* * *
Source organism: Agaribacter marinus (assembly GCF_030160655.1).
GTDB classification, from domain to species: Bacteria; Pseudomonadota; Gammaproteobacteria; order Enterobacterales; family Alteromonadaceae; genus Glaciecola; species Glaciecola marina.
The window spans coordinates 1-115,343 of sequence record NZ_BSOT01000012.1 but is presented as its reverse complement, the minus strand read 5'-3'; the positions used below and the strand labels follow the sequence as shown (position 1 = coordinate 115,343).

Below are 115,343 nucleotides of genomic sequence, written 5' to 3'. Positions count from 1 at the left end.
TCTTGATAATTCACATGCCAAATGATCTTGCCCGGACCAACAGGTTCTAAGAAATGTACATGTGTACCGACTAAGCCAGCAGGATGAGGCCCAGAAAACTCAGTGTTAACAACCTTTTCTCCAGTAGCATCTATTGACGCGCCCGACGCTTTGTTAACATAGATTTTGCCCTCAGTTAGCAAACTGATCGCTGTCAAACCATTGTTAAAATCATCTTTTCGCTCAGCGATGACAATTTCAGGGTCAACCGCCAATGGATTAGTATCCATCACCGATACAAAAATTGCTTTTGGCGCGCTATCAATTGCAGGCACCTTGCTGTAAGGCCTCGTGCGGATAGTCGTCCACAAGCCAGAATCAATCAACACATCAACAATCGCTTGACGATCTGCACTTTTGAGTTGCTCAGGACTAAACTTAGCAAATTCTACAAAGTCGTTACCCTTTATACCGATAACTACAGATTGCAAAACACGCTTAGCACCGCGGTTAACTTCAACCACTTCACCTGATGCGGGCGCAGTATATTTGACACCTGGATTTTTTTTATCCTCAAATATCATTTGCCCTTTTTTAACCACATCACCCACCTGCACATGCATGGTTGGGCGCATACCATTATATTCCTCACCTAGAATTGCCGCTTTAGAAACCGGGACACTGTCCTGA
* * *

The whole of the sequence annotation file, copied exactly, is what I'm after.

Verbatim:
Source organism: Agaribacter marinus (assembly GCF_030160655.1).
GTDB classification, from domain to species: Bacteria; Pseudomonadota; Gammaproteobacteria; order Enterobacterales; family Alteromonadaceae; genus Glaciecola; species Glaciecola marina.
The window spans coordinates 1-115,343 of sequence record NZ_BSOT01000012.1 but is presented as its reverse complement, the minus strand read 5'-3'; the positions used below and the strand labels follow the sequence as shown (position 1 = coordinate 115,343).

Below are 115,343 nucleotides of genomic sequence, written 5' to 3'. Positions count from 1 at the left end.
TCTTGATAATTCACATGCCAAATGATCTTGCCCGGACCAACAGGTTCTAAGAAATGTACATGTGTACCGACTAAGCCAGCAGGATGAGGCCCAGAAAACTCAGTGTTAACAACCTTTTCTCCAGTAGCATCTATTGACGCGCCCGACGCTTTGTTAACATAGATTTTGCCCTCAGTTAGCAAACTGATCGCTGTCAAACCATTGTTAAAATCATCTTTTCGCTCAGCGATGACAATTTCAGGGTCAACCGCCAATGGATTAGTATCCATCACCGATACAAAAATTGCTTTTGGCGCGCTATCAATTGCAGGCACCTTGCTGTAAGGCCTCGTGCGGATAGTCGTCCACAAGCCAGAATCAATCAACACATCAACAATCGCTTGACGATCTGCACTTTTGAGTTGCTCAGGACTAAACTTAGCAAATTCTACAAAGTCGTTACCCTTTATACCGATAACTACAGATTGCAAAACACGCTTAGCACCGCGGTTAACTTCAACCACTTCACCTGATGCGGGCGCAGTATATTTGACACCTGGATTTTTTTTATCCTCAAATATCATTTGCCCTTTTTTAACCACATCACCCACCTGCACATGCATGGTTGGGCGCATACCATTATATTCCTCACCTAGAATTGCCGCTTTAGAAACCGGGACACTGTCCTGA